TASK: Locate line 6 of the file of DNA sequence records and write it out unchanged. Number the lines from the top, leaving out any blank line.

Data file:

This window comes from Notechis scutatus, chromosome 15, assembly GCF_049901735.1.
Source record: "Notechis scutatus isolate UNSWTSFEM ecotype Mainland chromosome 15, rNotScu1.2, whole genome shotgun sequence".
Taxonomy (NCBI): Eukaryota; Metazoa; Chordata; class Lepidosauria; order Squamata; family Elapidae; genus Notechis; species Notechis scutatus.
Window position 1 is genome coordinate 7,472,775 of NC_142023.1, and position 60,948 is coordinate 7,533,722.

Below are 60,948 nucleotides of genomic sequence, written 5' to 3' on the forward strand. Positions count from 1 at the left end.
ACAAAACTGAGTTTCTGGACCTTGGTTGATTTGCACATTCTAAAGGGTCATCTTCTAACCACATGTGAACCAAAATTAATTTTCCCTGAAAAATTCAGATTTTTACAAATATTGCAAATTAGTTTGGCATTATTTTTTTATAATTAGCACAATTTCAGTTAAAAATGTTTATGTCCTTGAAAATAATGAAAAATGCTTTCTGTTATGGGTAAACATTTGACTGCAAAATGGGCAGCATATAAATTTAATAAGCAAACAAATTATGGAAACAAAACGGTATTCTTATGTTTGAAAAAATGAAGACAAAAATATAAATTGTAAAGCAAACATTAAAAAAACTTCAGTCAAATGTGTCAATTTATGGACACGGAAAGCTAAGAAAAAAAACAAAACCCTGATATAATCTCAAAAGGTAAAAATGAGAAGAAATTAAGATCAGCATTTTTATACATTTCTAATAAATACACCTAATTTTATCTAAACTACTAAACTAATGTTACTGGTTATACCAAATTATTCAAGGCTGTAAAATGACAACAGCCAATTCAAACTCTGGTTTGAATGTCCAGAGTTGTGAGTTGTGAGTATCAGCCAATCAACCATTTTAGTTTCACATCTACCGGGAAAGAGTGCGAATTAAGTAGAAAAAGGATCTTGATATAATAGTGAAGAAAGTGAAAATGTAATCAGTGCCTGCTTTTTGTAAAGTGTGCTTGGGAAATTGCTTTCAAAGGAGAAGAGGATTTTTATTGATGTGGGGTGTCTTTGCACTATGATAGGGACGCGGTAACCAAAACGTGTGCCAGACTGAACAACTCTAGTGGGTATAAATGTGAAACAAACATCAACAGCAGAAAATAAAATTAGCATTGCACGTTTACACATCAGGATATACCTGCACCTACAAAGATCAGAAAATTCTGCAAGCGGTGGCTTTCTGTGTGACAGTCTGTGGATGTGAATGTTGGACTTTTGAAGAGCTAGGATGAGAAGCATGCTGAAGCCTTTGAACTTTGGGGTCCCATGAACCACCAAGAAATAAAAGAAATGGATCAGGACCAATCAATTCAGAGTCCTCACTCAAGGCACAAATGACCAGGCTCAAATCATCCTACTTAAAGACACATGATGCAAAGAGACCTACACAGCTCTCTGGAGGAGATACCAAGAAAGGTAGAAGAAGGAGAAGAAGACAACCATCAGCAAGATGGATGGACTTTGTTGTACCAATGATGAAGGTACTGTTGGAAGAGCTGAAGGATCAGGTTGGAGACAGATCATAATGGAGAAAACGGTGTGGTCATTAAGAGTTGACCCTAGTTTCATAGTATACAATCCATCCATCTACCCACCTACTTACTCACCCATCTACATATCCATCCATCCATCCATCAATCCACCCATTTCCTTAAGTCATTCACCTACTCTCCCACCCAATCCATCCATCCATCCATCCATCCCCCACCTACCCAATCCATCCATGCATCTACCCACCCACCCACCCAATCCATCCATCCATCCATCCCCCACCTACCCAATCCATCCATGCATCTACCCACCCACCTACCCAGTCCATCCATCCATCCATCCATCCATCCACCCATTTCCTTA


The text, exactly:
ACAAAACTGAGTTTCTGGACCTTGGTTGATTTGCACATTCTAAAGGGTCATCTTCTAACCACATGTGAACCAAAATTAATTTTCCCTGAAAAATTCAGATTTTTACAAATATTGCAAATTAGTTTGGCATTATTTTTTTATAATTAGCACAATTTCAGTTAAAAATGTTTATGTCCTTGAAAATAATGAAAAATGCTTTCTGTTATGGGTAAACATTTGACTGCAAAATGGGCAGCATATAAATTTAATAAGCAAACAAATTATGGAAACAAAACGGTATTCTTATGTTTGAAAAAATGAAGACAAAAATATAAATTGTAAAGCAAACATTAAAAAAACTTCAGTCAAATGTGTCAATTTATGGACACGGAAAGCTAAGAAAAAAAACAAAACCCTGATATAATCTCAAAAGGTAAAAATGAGAAGAAATTAAGATCAGCATTTTTATACATTTCTAATAAATACACCTAATTTTATCTAAACTACTAAACTAATGTTACTGGTTATACCAAATTATTCAAGGCTGTAAAATGACAACAGCCAATTCAAACTCTGGTTTGAATGTCCAGAGTTGTGAGTTGTGAGTATCAGCCAATCAACCATTTTAGTTTCACATCTACCGGGAAAGAGTGCGAATTAAGTAGAAAAAGGATCTTGATATAATAGTGAAGAAAGTGAAAATGTAATCAGTGCCTGCTTTTTGTAAAGTGTGCTTGGGAAATTGCTTTCAAAGGAGAAGAGGATTTTTATTGATGTGGGGTGTCTTTGCACTATGATAGGGACGCGGTAACCAAAACGTGTGCCAGACTGAACAACTCTAGTGGGTATAAATGTGAAACAAACATCAACAGCAGAAAATAAAATTAGCATTGCACGTTTACACATCAGGATATACCTGCACCTACAAAGATCAGAAAATTCTGCAAGCGGTGGCTTTCTGTGTGACAGTCTGTGGATGTGAATGTTGGACTTTTGAAGAGCTAGGATGAGAAGCATGCTGAAGCCTTTGAACTTTGGGGTCCCATGAACCACCAAGAAATAAAAGAAATGGATCAGGACCAATCAATTCAGAGTCCTCACTCAAGGCACAAATGACCAGGCTCAAATCATCCTACTTAAAGACACATGATGCAAAGAGACCTACACAGCTCTCTGGAGGAGATACCAAGAAAGGTAGAAGAAGGAGAAGAAGACAACCATCAGCAAGATGGATGGACTTTGTTGTACCAATGATGAAGGTACTGTTGGAAGAGCTGAAGGATCAGGTTGGAGACAGATCATAATGGAGAAAACGGTGTGGTCATTAAGAGTTGACCCTAGTTTCATAGTATACAATCCATCCATCTACCCACCTACTTACTCACCCATCTACATATCCATCCATCCATCCATCAATCCACCCATTTCCTTAAGTCATTCACCTACTCTCCCACCCAATCCATCCATCCATCCATCCATCCCCCACCTACCCAATCCATCCATGCATCTACCCACCCACCCACCCAATCCATCCATCCATCCATCCCCCACCTACCCAATCCATCCATGCATCTACCCACCCACCTACCCAGTCCATCCATCCATCCATCCATCCATCCACCCATTTCCTTA